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A bakery sells 4 varieties of pastries. John buys 10 pastries making

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A bakery sells 4 varieties of pastries. John buys 10 pastries making  [#permalink]

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A bakery sells 4 varieties of pastries. John buys 10 pastries making sure, he gets at least one of each kind. In how many ways can John make the purchase ?

Can anyone let me know how to solve this problem using the most efficient method ? What would be the answer to this word problem?
I don't know the answer and i am getting different values using different method.

Thanks
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Re: A bakery sells 4 varieties of pastries. John buys 10 pastries making  [#permalink]

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New post 03 Jul 2016, 07:49
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no of 1st variety of pastry: a
no of 2nd variety of pastry: b
no of 3rd variety of pastry: c
no of 4th variety of pastry: d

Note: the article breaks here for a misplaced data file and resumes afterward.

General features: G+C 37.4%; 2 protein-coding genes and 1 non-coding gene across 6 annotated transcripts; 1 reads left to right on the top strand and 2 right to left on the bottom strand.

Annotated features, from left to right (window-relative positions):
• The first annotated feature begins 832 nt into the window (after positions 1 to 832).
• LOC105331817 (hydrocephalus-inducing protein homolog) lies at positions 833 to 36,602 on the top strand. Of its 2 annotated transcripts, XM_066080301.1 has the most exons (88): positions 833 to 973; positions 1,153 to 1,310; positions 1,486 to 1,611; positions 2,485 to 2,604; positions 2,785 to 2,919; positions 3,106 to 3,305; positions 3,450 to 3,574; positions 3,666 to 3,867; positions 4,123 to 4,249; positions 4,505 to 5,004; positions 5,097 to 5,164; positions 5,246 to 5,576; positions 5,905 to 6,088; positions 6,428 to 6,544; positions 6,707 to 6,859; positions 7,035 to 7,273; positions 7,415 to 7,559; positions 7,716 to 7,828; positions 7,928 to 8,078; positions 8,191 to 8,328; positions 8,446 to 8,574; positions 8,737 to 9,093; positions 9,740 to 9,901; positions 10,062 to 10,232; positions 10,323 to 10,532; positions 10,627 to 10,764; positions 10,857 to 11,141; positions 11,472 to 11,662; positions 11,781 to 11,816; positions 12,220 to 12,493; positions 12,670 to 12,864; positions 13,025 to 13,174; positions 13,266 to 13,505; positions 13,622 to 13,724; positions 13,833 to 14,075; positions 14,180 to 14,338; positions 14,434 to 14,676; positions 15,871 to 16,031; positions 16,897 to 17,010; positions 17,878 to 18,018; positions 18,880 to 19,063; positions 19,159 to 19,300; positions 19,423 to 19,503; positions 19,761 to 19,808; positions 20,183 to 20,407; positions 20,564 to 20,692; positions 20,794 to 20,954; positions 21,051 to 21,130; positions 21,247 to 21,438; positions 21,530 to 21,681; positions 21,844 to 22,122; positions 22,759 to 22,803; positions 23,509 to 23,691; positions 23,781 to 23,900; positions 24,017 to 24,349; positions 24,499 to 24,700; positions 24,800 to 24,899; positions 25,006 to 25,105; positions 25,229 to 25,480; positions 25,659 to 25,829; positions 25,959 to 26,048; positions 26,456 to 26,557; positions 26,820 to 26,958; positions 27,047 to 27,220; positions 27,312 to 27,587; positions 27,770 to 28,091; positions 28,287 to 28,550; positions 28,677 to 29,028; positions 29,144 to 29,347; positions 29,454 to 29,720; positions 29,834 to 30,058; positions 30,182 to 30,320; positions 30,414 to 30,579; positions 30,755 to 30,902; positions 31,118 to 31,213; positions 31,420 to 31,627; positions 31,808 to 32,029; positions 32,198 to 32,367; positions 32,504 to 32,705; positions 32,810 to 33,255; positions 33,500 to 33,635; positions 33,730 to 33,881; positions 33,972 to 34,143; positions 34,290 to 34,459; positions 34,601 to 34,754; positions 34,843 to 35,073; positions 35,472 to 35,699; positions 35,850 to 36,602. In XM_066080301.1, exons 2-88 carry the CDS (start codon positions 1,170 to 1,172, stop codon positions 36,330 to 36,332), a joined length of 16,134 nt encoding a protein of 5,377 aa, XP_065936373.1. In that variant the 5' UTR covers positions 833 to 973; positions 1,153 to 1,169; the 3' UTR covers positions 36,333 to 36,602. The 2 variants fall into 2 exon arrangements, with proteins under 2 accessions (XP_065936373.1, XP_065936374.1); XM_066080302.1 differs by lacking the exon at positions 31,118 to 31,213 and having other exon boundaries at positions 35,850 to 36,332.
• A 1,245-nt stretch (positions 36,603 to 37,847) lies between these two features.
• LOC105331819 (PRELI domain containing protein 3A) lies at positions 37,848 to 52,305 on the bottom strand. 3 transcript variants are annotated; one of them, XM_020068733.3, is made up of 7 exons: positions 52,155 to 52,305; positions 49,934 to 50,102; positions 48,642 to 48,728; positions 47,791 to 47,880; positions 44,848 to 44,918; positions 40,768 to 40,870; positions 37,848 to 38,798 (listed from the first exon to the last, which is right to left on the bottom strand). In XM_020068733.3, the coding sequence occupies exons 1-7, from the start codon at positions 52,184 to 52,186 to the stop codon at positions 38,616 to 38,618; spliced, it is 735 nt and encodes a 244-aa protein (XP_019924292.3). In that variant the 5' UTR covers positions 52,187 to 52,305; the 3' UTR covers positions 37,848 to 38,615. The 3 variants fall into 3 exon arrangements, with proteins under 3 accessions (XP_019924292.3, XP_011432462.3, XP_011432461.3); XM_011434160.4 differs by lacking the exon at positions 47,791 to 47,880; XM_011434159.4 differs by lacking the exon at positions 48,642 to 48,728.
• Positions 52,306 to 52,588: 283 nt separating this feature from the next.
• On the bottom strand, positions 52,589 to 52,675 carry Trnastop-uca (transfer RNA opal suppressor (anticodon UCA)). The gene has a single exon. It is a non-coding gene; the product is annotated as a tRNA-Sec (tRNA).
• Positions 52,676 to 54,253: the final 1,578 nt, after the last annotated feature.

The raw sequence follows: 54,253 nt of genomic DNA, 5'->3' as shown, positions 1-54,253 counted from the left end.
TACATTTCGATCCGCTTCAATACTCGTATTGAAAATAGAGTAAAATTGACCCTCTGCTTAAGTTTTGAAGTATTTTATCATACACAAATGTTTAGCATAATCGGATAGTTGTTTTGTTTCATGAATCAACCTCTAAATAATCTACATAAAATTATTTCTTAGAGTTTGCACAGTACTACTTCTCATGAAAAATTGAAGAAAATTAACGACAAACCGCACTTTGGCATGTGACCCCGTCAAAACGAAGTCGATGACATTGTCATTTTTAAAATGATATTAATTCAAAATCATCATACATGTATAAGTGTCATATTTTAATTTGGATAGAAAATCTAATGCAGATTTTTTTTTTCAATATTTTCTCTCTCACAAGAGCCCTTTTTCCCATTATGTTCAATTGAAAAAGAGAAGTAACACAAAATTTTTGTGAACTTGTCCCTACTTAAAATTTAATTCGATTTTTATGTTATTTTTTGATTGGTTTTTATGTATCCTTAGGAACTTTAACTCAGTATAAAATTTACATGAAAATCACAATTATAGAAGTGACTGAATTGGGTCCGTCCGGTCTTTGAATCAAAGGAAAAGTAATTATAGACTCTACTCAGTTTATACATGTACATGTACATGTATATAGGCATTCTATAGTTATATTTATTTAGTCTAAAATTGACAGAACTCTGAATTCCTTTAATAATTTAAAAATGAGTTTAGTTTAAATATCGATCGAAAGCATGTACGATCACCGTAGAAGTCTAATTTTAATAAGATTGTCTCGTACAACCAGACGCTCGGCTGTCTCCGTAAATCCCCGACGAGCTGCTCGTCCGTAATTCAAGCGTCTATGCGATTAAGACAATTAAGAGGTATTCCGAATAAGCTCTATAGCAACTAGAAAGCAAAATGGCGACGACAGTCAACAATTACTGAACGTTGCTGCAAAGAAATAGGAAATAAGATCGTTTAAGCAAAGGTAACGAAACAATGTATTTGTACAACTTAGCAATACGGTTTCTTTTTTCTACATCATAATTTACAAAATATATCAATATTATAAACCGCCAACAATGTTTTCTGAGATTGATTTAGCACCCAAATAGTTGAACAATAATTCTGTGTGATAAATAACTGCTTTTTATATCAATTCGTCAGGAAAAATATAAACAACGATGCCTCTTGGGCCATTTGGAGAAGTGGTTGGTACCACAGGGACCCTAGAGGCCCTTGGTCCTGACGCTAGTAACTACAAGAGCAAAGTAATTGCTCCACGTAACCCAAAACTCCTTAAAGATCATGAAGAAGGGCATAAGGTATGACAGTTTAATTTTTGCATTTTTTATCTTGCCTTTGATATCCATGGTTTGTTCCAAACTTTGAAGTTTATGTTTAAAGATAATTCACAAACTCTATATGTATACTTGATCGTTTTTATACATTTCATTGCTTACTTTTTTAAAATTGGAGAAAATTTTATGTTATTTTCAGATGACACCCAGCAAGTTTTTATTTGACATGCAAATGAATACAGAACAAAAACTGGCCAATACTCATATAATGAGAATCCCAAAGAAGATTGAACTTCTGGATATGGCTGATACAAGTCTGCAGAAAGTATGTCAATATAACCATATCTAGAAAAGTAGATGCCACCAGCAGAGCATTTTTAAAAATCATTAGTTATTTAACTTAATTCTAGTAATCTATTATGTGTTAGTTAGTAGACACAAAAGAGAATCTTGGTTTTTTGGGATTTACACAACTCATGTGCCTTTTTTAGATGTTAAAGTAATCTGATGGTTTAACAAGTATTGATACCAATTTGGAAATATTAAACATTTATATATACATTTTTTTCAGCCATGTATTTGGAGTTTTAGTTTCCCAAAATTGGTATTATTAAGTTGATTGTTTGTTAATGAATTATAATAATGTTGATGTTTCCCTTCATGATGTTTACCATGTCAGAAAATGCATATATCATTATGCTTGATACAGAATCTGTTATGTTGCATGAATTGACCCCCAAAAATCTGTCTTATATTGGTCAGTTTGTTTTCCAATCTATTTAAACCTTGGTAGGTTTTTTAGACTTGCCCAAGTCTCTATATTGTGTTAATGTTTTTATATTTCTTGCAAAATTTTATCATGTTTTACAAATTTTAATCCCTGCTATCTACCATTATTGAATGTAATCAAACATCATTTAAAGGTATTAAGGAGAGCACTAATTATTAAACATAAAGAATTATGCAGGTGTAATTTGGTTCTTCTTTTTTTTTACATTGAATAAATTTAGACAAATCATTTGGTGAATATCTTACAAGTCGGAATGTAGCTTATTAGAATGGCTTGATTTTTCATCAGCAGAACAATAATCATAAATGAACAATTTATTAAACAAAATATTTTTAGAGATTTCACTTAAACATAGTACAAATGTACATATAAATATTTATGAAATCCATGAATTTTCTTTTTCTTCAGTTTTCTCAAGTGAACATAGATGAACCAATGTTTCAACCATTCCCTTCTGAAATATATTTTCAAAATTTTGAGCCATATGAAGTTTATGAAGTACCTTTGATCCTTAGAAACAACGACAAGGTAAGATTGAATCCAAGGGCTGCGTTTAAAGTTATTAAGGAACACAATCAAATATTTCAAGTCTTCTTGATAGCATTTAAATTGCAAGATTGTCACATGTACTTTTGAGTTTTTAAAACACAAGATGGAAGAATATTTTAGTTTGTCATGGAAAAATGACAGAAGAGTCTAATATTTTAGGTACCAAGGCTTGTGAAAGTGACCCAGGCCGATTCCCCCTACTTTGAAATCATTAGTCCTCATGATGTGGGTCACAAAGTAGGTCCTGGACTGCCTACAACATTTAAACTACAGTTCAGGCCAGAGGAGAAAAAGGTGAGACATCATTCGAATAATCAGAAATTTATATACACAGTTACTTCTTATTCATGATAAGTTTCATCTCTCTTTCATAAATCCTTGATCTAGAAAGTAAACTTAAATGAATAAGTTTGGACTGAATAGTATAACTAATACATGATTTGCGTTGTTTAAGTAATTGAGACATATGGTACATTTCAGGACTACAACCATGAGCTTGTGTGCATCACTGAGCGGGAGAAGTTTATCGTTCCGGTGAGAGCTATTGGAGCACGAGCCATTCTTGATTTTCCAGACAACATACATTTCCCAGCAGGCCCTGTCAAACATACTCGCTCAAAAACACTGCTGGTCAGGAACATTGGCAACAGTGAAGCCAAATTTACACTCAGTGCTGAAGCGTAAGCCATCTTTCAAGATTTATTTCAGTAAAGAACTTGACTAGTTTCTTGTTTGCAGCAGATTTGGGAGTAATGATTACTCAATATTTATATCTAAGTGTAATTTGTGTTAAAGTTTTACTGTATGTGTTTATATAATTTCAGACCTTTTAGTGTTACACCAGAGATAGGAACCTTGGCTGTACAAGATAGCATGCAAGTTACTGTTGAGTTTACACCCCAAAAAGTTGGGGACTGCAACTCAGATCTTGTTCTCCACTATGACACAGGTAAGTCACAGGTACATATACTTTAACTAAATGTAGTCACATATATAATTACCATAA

So, we have a+b+c+d=10 (where a,b,c,d>0)

Remember: Number of positive integer solution of x+y+z+... (r terms) = n is (n-1)C(r-1)

So, the answer to the question would be (10-1)C(4-1) = 9C3 = 84.

------------------------------------

P.S. Don't forget to give kudos ;)
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Re: A bakery sells 4 varieties of pastries. John buys 10 pastries making  [#permalink]

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New post Updated on: 03 Jul 2016, 22:52
14101992 wrote:
no of 1st variety of pastry: a
no of 2nd variety of pastry: b
no of 3rd variety of pastry: c
no of 4th variety of pastry: d

So, we have a+b+c+d=10 (where a,b,c,d>0)

Remember: Number of positive integer solution of x+y+z+... (r terms) = n is (n-1)C(r-1)

So, the answer to the question would be (10-1)C(4-1) = 9C3 = 84.

------------------------------------

P.S. Don't forget to give kudos ;)


Ok, your explanation sounds perfect.

My approach was:-
In a non restrictive way when a person buys 10 pastries but it is not compulsory to buy all four pastries:-apple+banana+cherry+dark chocolate =10 (four types of pastries should add up to 10)
Now a person can choose to ignore a or b or c or d completely
In that case the a or b or c or d can be zero
But since John need to buy atleast one pastry of each type therefore a,b,c,d cannot be 0
Therefore:- IN JOHN's CASE
(1+a)+(1+b)+(1+c)+(1+d)=10
a+b+c+d=10-4
a+b+c+d=6
Then I used P&C partition method
3 partitions needed to make 6
| | | | | | P P P (Total object to chose from= 9 ; 6 of them are | and 3 of them are P)

therefore total unique way = nCr = 9C3 =\(\frac{9!}{3!6!}\)
==>\(\frac{9*8*7}{3*2*1}\)

==> \(\frac{504}{6}= 84\)

Is there a derivative proof for the easy method you used